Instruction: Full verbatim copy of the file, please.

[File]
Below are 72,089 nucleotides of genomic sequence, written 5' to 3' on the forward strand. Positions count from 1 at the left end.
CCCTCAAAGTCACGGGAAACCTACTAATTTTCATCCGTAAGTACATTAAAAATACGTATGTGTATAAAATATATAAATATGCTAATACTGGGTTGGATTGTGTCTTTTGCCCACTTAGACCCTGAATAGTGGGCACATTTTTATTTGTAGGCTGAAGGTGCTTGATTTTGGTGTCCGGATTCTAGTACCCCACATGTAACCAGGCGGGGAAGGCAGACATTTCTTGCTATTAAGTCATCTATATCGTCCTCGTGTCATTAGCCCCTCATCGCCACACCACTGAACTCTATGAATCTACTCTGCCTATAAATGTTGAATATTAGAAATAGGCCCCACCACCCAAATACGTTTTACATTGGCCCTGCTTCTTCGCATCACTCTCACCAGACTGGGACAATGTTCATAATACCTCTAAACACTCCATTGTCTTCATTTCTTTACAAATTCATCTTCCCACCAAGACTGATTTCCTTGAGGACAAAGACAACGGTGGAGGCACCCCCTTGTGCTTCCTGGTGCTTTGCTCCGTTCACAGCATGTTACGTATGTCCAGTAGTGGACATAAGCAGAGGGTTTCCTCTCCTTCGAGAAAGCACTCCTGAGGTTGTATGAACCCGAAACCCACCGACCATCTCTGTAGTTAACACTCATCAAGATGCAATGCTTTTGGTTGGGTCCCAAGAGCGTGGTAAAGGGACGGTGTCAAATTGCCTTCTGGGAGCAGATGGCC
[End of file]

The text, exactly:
Below are 72,089 nucleotides of genomic sequence, written 5' to 3' on the forward strand. Positions count from 1 at the left end.
CCCTCAAAGTCACGGGAAACCTACTAATTTTCATCCGTAAGTACATTAAAAATACGTATGTGTATAAAATATATAAATATGCTAATACTGGGTTGGATTGTGTCTTTTGCCCACTTAGACCCTGAATAGTGGGCACATTTTTATTTGTAGGCTGAAGGTGCTTGATTTTGGTGTCCGGATTCTAGTACCCCACATGTAACCAGGCGGGGAAGGCAGACATTTCTTGCTATTAAGTCATCTATATCGTCCTCGTGTCATTAGCCCCTCATCGCCACACCACTGAACTCTATGAATCTACTCTGCCTATAAATGTTGAATATTAGAAATAGGCCCCACCACCCAAATACGTTTTACATTGGCCCTGCTTCTTCGCATCACTCTCACCAGACTGGGACAATGTTCATAATACCTCTAAACACTCCATTGTCTTCATTTCTTTACAAATTCATCTTCCCACCAAGACTGATTTCCTTGAGGACAAAGACAACGGTGGAGGCACCCCCTTGTGCTTCCTGGTGCTTTGCTCCGTTCACAGCATGTTACGTATGTCCAGTAGTGGACATAAGCAGAGGGTTTCCTCTCCTTCGAGAAAGCACTCCTGAGGTTGTATGAACCCGAAACCCACCGACCATCTCTGTAGTTAACACTCATCAAGATGCAATGCTTTTGGTTGGGTCCCAAGAGCGTGGTAAAGGGACGGTGTCAAATTGCCTTCTGGGAGCAGATGGCC